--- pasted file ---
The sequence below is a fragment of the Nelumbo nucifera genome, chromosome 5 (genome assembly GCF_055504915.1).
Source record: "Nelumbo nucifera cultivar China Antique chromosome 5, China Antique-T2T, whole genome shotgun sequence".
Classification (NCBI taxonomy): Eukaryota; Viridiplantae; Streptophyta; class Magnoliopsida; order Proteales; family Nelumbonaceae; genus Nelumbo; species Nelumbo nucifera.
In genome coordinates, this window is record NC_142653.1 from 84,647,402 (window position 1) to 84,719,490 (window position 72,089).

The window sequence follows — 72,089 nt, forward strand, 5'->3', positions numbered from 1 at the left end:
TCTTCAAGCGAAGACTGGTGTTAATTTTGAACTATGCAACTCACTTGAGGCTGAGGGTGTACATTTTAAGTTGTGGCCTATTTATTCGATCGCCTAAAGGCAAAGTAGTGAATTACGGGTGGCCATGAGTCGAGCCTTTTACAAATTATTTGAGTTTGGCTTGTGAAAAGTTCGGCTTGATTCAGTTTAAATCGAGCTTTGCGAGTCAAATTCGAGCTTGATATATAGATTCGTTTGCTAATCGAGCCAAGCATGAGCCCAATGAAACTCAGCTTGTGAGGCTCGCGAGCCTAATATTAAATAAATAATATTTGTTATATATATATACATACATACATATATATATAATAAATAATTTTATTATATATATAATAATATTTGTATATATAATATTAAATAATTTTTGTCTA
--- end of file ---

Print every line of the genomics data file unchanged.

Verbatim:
The sequence below is a fragment of the Nelumbo nucifera genome, chromosome 5 (genome assembly GCF_055504915.1).
Source record: "Nelumbo nucifera cultivar China Antique chromosome 5, China Antique-T2T, whole genome shotgun sequence".
Classification (NCBI taxonomy): Eukaryota; Viridiplantae; Streptophyta; class Magnoliopsida; order Proteales; family Nelumbonaceae; genus Nelumbo; species Nelumbo nucifera.
In genome coordinates, this window is record NC_142653.1 from 84,647,402 (window position 1) to 84,719,490 (window position 72,089).

The window sequence follows — 72,089 nt, forward strand, 5'->3', positions numbered from 1 at the left end:
TCTTCAAGCGAAGACTGGTGTTAATTTTGAACTATGCAACTCACTTGAGGCTGAGGGTGTACATTTTAAGTTGTGGCCTATTTATTCGATCGCCTAAAGGCAAAGTAGTGAATTACGGGTGGCCATGAGTCGAGCCTTTTACAAATTATTTGAGTTTGGCTTGTGAAAAGTTCGGCTTGATTCAGTTTAAATCGAGCTTTGCGAGTCAAATTCGAGCTTGATATATAGATTCGTTTGCTAATCGAGCCAAGCATGAGCCCAATGAAACTCAGCTTGTGAGGCTCGCGAGCCTAATATTAAATAAATAATATTTGTTATATATATATACATACATACATATATATATAATAAATAATTTTATTATATATATAATAATATTTGTATATATAATATTAAATAATTTTTGTCTA